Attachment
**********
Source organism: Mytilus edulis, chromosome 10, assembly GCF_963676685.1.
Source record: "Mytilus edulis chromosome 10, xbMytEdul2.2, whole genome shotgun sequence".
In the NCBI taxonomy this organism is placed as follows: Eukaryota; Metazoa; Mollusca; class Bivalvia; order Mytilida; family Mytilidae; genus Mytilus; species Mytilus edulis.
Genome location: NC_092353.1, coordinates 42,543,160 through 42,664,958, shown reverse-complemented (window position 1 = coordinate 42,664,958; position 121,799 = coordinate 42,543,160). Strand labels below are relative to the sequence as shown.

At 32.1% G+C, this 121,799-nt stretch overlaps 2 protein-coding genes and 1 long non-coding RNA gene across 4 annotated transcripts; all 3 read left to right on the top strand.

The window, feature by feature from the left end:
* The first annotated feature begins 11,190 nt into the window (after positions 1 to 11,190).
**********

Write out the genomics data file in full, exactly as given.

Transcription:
Source organism: Mytilus edulis, chromosome 10, assembly GCF_963676685.1.
Source record: "Mytilus edulis chromosome 10, xbMytEdul2.2, whole genome shotgun sequence".
In the NCBI taxonomy this organism is placed as follows: Eukaryota; Metazoa; Mollusca; class Bivalvia; order Mytilida; family Mytilidae; genus Mytilus; species Mytilus edulis.
Genome location: NC_092353.1, coordinates 42,543,160 through 42,664,958, shown reverse-complemented (window position 1 = coordinate 42,664,958; position 121,799 = coordinate 42,543,160). Strand labels below are relative to the sequence as shown.

At 32.1% G+C, this 121,799-nt stretch overlaps 2 protein-coding genes and 1 long non-coding RNA gene across 4 annotated transcripts; all 3 read left to right on the top strand.

The window, feature by feature from the left end:
* The first annotated feature begins 11,190 nt into the window (after positions 1 to 11,190).